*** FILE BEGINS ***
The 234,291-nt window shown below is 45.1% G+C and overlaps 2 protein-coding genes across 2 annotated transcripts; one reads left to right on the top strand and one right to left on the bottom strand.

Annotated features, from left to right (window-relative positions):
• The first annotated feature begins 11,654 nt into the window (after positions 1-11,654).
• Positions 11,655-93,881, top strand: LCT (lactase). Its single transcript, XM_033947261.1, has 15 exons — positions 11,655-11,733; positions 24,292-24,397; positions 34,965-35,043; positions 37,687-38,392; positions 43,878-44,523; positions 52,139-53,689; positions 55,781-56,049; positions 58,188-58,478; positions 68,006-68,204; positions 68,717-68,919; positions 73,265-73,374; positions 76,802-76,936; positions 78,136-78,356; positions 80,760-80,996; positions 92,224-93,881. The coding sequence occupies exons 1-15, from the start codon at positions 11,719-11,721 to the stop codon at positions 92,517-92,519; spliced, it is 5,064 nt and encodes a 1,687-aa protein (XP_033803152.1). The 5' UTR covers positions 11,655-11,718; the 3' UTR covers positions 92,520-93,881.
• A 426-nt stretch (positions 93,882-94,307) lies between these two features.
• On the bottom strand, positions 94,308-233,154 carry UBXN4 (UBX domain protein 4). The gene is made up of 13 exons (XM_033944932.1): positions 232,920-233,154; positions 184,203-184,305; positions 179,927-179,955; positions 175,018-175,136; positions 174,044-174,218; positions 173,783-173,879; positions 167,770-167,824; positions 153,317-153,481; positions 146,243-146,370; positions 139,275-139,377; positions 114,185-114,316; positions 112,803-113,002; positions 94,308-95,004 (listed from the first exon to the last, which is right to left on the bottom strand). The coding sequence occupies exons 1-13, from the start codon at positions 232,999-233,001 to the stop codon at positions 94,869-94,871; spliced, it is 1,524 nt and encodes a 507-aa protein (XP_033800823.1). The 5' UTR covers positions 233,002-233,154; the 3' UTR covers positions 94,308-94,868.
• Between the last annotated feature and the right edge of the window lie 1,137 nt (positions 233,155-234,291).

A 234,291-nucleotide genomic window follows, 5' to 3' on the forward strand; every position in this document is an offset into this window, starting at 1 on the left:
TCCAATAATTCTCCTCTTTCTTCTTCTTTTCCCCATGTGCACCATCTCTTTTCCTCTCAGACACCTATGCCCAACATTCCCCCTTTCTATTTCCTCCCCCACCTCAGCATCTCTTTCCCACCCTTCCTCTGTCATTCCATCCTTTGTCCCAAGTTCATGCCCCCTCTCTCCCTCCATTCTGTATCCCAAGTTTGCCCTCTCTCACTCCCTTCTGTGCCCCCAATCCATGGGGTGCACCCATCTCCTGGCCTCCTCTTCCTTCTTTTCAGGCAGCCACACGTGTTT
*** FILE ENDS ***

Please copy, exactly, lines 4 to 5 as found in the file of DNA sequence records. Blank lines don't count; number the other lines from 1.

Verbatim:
• Positions 11,655-93,881, top strand: LCT (lactase). Its single transcript, XM_033947261.1, has 15 exons — positions 11,655-11,733; positions 24,292-24,397; positions 34,965-35,043; positions 37,687-38,392; positions 43,878-44,523; positions 52,139-53,689; positions 55,781-56,049; positions 58,188-58,478; positions 68,006-68,204; positions 68,717-68,919; positions 73,265-73,374; positions 76,802-76,936; positions 78,136-78,356; positions 80,760-80,996; positions 92,224-93,881. The coding sequence occupies exons 1-15, from the start codon at positions 11,719-11,721 to the stop codon at positions 92,517-92,519; spliced, it is 5,064 nt and encodes a 1,687-aa protein (XP_033803152.1). The 5' UTR covers positions 11,655-11,718; the 3' UTR covers positions 92,520-93,881.
• A 426-nt stretch (positions 93,882-94,307) lies between these two features.